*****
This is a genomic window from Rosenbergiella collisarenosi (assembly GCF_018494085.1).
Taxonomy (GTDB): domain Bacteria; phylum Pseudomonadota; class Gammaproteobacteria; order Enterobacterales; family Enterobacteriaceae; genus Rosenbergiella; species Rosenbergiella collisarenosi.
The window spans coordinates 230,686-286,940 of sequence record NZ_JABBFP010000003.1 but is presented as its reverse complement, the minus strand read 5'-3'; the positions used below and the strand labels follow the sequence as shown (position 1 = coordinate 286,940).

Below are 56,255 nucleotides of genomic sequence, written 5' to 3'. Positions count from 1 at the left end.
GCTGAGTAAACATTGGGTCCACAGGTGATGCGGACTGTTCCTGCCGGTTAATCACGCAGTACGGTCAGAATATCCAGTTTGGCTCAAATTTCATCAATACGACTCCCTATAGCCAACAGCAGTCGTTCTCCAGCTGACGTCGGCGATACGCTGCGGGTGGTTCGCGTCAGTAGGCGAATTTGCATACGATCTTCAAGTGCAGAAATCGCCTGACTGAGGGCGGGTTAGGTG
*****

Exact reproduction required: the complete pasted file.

This is a genomic window from Rosenbergiella collisarenosi (assembly GCF_018494085.1).
Taxonomy (GTDB): domain Bacteria; phylum Pseudomonadota; class Gammaproteobacteria; order Enterobacterales; family Enterobacteriaceae; genus Rosenbergiella; species Rosenbergiella collisarenosi.
The window spans coordinates 230,686-286,940 of sequence record NZ_JABBFP010000003.1 but is presented as its reverse complement, the minus strand read 5'-3'; the positions used below and the strand labels follow the sequence as shown (position 1 = coordinate 286,940).

Below are 56,255 nucleotides of genomic sequence, written 5' to 3'. Positions count from 1 at the left end.
GCTGAGTAAACATTGGGTCCACAGGTGATGCGGACTGTTCCTGCCGGTTAATCACGCAGTACGGTCAGAATATCCAGTTTGGCTCAAATTTCATCAATACGACTCCCTATAGCCAACAGCAGTCGTTCTCCAGCTGACGTCGGCGATACGCTGCGGGTGGTTCGCGTCAGTAGGCGAATTTGCATACGATCTTCAAGTGCAGAAATCGCCTGACTGAGGGCGGGTTAGGTG